Following second prazi treatment and a few days now to have a water change done and settled unfortunately I am still seeing some flashing. I have seen the gramma flash twice in about 4 hours of observing and the firefish flashed once in the same timeframe. Still no signs of ich returning thankfully. Is this normal? What next? Advice appreciated.

09/21/2017, 12:42 PM
Some flukes are resistant to prazi and require a third dose. I think I mentioned this to you in a prior post. How long has it been since your last dose?

09/21/2017, 04:15 PM
I would continue treatment for 5-7 days it's possible a third dose might be needed. Are you only seeing flashing, respiration is normal? Prazi don't kill flukes it causes them to spasm and fall of the fish then they die cus no host. But these flukes cause small wounds to the fish and as they spasm it can cause irritation also as the wounds heal they itch just like a wound on us. Generally they will scratch on stuff but flashing can also occur. Have you tested the water for ammonia yet? Nitrite unless it's over 2ppm I wouldn't worry to much and nitrate would also have to be high to cause irritation

09/21/2017, 05:31 PM
Have you done a fw dip? That would confirm whether or not flukes are still the issue.

As mentioned above, sometimes when fish are healing they will continue to flash because they are simply itchy from all the bites. Think fleas on a dog.

If you do a freshwater dip and find flukes, you may have to switch gears and try formalin baths or hypo-salinity. If you don't find flukes and the flashing persists...you might actually be dealing with something else or the ich is not actually gone :/

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09/21/2017, 07:31 PM
He is from the U.K. No formalin there unfortunately.

09/21/2017, 08:29 PM
No formalin in uk at all? Kordon's Rid ick contained formalin, or fomalin ms and paraguard contains aldehyde not formaldehyde but I believe gluderaldahyd. Which he has tried already

09/23/2017, 09:26 AM
Ammonia and Nitrite are both 0. It's been 8 days since last prazi treatment. All fish are eating and behaving ok except for the flashing/scratching/flicking off things. Still no signs of any white spots thankfully. The 7 fish are a bit cramped so I expect they are all a bit stressed. My discus fluke solve is prazi based and says 50% prazi on it. If I start a second course treating every 6 days at double dosage do you think that would be good?

09/23/2017, 10:01 AM
Do not double dose prazi if your product reccomends a double dose it is probably for a bath for 30 minutes or so that is the only way you can safely double dose. I can't remember all your details in your post however treat with prazi 5-7 days do a WC then re dose 5-7 days you can do a 3 dose of you think it's needed. Fish can continue to scratch after flukes because the sores left behind are healing you could try a Acriflavine bath to help with healing it can be found in Acriflavine ms or ruby reef rally to name a few

09/23/2017, 10:53 AM
I got my formalin from eBay. Maybe see if they are willing to ship to U.K.? You never know.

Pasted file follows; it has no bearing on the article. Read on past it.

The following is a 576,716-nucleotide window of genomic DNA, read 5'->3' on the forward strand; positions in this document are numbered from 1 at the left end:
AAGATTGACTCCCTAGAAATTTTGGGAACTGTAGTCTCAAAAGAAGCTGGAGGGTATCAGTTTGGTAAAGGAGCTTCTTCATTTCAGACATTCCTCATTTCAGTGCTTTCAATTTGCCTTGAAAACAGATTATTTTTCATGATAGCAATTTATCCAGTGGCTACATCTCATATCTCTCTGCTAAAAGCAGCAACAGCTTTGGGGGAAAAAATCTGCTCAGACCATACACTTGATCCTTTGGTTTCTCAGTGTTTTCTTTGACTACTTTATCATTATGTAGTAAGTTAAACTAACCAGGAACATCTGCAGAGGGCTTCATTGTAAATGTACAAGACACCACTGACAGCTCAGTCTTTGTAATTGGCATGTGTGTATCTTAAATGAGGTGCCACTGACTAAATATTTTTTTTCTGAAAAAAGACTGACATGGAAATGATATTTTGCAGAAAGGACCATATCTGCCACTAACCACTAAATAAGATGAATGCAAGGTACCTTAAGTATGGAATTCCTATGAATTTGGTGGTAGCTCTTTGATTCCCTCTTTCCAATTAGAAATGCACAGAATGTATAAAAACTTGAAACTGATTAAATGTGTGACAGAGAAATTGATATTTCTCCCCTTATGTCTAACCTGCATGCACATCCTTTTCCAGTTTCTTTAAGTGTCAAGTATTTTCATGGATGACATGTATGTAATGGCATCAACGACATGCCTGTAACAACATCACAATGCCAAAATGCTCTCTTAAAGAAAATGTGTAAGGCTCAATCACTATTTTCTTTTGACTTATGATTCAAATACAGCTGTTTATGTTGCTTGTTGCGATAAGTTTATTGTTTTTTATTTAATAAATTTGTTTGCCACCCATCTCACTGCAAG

09/23/2017, 04:13 PM
I'm pretty sure it's a federal ban on formaldehyde in the UK except in professional situations.

09/24/2017, 06:21 AM
When dosing praziquantel I put in the dose per volume as directed. Then do I repeat that every day for 5 days or do I leave the single dose in the tank for 5 days then WC and redose? Just want to make sure I'm doing it right. Also need advice with Paraguard treatment. Should I be dosing everyday or does treat for a week mean a single dose then leave it in there for 7 days? I think I'm confusing myself...

09/24/2017, 10:36 AM
Prazi is dosed once (on day 1) then a WC 5-7 days later then repeated for another round. Paraguard is dose every day I would recommend treatment for 30 days

09/24/2017, 01:55 PM
I can't remember, have you FW dipped your fish, maybe after your last treatment.

09/26/2017, 05:47 AM
I haven't done freshwater dip because last time I completely stressed out my clownfish. Not keen to do it unless completely unavoidable.
Good to know about the Paraguard treatment. Last time (when I thought it didn't work) I had only used it for a few days then gave up! Trying it again and if no joy will redo prazi. My DT is fallow for another 6 weeks so I have time to try both again like this.
My blenny is scratching his belly rather than his gills but I don't know if that is a red herring for diagnosing why they are still scratching. Any thoughts on that or is 30 days Paraguard then 3 treatments with prazi sensible enough at this point? All still eating well and no white spots.

09/26/2017, 10:08 AM
Here's the thing without a freshwater dip to confirm flukes we don't know if we're treating it's only a guess. Freshwater dip is much more stressful on the pet owner than the fish as long as it's done correctly. This is how I do it, I use ro/Di water I float my dip container in my qt to bring up to temp during this time I use an air stone in the container to aerate, I donot worry about ph once to temp add the fish for 5 min done! The fish should breath rapidly during treatment it may sink on its side, play dead ect but it will be fine. Then check the container very closely for white opaque flukes if there is no flukes then we can suggest a more appropriate treatment. Good luck

09/26/2017, 01:16 PM
The dip is necessary to confirm if you still have them. They could possibly just still be irritated from the bite marks, hence the flashing.

10/02/2017, 10:07 AM